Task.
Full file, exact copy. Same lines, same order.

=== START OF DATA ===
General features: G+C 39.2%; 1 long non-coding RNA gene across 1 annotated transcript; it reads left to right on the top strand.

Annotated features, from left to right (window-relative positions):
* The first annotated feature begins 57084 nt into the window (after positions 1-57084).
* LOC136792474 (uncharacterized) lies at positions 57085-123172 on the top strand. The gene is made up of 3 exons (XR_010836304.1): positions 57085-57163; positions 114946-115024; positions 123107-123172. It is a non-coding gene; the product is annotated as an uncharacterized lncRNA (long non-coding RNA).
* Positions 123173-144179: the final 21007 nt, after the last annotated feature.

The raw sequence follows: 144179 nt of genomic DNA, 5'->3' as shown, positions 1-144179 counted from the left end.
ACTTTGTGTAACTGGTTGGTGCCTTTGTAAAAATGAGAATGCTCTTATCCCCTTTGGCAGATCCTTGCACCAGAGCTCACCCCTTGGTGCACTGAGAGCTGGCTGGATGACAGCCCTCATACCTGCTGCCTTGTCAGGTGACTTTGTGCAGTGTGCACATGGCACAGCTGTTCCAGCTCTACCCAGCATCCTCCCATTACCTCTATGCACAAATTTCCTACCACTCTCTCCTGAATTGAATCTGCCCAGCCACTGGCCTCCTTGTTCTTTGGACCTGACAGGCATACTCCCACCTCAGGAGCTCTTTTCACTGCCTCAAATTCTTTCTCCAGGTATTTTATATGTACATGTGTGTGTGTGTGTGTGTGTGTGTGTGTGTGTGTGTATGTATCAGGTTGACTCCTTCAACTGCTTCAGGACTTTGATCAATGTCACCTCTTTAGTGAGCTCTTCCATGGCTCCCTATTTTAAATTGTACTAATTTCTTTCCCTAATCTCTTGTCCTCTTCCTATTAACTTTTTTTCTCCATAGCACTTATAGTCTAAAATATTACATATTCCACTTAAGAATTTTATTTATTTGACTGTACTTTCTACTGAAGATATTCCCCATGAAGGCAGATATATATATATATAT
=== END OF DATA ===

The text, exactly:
General features: G+C 39.2%; 1 long non-coding RNA gene across 1 annotated transcript; it reads left to right on the top strand.

Annotated features, from left to right (window-relative positions):
* The first annotated feature begins 57084 nt into the window (after positions 1-57084).
* LOC136792474 (uncharacterized) lies at positions 57085-123172 on the top strand. The gene is made up of 3 exons (XR_010836304.1): positions 57085-57163; positions 114946-115024; positions 123107-123172. It is a non-coding gene; the product is annotated as an uncharacterized lncRNA (long non-coding RNA).
* Positions 123173-144179: the final 21007 nt, after the last annotated feature.

The raw sequence follows: 144179 nt of genomic DNA, 5'->3' as shown, positions 1-144179 counted from the left end.
ACTTTGTGTAACTGGTTGGTGCCTTTGTAAAAATGAGAATGCTCTTATCCCCTTTGGCAGATCCTTGCACCAGAGCTCACCCCTTGGTGCACTGAGAGCTGGCTGGATGACAGCCCTCATACCTGCTGCCTTGTCAGGTGACTTTGTGCAGTGTGCACATGGCACAGCTGTTCCAGCTCTACCCAGCATCCTCCCATTACCTCTATGCACAAATTTCCTACCACTCTCTCCTGAATTGAATCTGCCCAGCCACTGGCCTCCTTGTTCTTTGGACCTGACAGGCATACTCCCACCTCAGGAGCTCTTTTCACTGCCTCAAATTCTTTCTCCAGGTATTTTATATGTACATGTGTGTGTGTGTGTGTGTGTGTGTGTGTGTGTGTGTATGTATCAGGTTGACTCCTTCAACTGCTTCAGGACTTTGATCAATGTCACCTCTTTAGTGAGCTCTTCCATGGCTCCCTATTTTAAATTGTACTAATTTCTTTCCCTAATCTCTTGTCCTCTTCCTATTAACTTTTTTTCTCCATAGCACTTATAGTCTAAAATATTACATATTCCACTTAAGAATTTTATTTATTTGACTGTACTTTCTACTGAAGATATTCCCCATGAAGGCAGATATATATATATATAT